I walk the mile long trail down into the depths,
caliche, gravel, larger rocks strewn by millennia.
The ancients–Clovis, Folsom, Portales
Man–hunted here at the shores of a lake
nearly 12,000 years ago. In 1929, an amateur
archeologist discovered a spear point lodged in bone.
Scattered cottonwoods whisper in the wind,
timeless voices call me, beckoning.
Who were these people? What did they
look like? Where did they come
from? In whose gods, goddesses, did
they believe? Doubtless hunger
drove them to this place of water
and plenty. Columbia mammoths, giant
sloths, dire wolves, saber toothed cats.
I walk this long path, read signs
that tell what diggers found at specific
spots along the trail: bison horns
spanning seven feet, mammoths twice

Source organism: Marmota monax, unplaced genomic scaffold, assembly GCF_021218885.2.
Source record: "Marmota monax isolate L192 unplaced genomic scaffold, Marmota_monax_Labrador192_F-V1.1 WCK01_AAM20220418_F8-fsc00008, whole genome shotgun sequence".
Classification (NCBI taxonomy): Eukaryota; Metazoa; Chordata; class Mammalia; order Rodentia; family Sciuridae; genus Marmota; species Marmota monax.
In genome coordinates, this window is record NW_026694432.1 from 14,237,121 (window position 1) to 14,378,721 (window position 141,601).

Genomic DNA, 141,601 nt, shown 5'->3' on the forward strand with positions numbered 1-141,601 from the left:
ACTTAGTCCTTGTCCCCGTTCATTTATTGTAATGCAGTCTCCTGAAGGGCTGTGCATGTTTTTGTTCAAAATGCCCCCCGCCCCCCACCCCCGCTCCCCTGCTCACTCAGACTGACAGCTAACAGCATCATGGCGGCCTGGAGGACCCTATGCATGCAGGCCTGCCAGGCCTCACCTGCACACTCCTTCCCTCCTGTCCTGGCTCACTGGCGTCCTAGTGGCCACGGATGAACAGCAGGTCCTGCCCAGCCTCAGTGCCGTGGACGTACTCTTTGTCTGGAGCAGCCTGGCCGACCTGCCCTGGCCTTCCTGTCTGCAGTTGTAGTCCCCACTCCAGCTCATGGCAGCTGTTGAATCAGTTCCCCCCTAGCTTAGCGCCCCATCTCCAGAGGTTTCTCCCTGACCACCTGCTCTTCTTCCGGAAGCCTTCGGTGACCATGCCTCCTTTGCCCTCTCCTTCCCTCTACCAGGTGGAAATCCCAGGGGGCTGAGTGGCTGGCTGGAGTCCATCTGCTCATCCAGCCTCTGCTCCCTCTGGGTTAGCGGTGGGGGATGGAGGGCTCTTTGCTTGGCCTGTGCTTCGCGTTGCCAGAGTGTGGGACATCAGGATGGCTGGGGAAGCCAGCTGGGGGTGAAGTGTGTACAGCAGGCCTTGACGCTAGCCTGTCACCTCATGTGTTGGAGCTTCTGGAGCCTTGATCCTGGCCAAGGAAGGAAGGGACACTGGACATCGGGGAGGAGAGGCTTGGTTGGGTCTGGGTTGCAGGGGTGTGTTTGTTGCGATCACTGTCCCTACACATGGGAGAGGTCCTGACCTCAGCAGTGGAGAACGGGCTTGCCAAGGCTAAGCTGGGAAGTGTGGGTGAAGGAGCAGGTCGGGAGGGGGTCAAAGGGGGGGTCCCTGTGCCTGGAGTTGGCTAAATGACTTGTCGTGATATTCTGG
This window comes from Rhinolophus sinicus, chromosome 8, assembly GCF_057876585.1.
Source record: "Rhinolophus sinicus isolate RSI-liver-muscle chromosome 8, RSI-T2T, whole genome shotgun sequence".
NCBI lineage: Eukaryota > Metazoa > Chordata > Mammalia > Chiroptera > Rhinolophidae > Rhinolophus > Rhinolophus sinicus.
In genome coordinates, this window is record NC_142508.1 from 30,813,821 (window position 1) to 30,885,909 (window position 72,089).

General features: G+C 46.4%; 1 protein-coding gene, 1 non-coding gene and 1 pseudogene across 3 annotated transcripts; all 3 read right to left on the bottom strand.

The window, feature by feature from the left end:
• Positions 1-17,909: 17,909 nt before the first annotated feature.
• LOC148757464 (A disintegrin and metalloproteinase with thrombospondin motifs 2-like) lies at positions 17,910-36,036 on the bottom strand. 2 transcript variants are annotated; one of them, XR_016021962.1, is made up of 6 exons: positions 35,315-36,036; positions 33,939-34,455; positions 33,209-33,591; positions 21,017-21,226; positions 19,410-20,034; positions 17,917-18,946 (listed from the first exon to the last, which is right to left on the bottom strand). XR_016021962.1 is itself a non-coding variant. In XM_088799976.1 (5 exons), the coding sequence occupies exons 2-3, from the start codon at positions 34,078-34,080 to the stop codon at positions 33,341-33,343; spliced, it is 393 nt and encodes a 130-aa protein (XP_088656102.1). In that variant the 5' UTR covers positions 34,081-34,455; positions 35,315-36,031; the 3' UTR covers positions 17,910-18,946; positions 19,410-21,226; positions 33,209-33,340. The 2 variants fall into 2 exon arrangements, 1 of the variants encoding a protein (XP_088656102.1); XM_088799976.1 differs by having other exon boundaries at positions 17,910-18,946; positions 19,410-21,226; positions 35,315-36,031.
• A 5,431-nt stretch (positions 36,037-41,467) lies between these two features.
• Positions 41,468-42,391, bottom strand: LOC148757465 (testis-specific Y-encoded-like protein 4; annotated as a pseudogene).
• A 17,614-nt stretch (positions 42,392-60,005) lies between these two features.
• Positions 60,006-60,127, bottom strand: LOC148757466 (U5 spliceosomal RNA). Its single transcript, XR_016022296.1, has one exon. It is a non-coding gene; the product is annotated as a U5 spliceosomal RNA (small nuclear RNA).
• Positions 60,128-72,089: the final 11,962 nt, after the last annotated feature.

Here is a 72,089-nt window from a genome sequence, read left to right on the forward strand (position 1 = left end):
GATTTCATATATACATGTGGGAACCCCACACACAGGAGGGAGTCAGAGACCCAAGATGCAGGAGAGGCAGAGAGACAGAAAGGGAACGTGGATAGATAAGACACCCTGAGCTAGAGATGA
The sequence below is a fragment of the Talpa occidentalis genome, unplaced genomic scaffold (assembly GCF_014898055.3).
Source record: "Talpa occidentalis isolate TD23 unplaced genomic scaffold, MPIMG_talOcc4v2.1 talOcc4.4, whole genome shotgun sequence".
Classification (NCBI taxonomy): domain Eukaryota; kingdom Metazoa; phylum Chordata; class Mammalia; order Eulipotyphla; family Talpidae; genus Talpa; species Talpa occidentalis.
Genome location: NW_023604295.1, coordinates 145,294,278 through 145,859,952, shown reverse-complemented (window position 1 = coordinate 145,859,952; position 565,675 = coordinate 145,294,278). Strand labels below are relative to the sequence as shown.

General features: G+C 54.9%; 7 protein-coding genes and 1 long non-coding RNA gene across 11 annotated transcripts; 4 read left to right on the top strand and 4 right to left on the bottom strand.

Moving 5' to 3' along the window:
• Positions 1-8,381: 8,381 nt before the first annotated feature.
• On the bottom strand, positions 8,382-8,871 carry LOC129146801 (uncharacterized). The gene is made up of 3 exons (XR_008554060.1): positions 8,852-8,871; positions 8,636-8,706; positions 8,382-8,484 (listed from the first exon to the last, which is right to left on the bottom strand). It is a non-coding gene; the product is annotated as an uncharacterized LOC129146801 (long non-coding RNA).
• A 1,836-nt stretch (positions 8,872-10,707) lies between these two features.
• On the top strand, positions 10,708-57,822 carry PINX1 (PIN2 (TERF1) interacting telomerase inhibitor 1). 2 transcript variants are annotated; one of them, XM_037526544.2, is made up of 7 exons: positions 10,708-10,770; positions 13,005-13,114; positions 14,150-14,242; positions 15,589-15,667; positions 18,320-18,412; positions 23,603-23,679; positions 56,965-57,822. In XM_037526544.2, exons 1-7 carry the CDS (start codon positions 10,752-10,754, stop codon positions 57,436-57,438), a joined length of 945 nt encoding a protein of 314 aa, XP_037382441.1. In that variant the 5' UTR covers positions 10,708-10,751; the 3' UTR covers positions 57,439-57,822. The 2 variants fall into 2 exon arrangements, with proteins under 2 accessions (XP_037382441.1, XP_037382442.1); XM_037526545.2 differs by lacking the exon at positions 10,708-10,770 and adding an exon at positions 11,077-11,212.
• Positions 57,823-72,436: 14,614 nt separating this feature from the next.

the size of elephants. I stand in the shade
of the cottonwoods. They whisper to me.
They tell me ancient tales of hunger, strife,
beauty, love, endurance, woe, war, weaponry,
courage and community. How did they overcome
danger, fear? My skin tingles strangely
in the summer heat. Now this land is dry,
desert, the water that sustained teeming life
evaporated in the crystalline air.
Twelve thousand years from now who will stand here?
Will this place exist? Will someone wonder the meaning
of our bones, who we were, what we believed?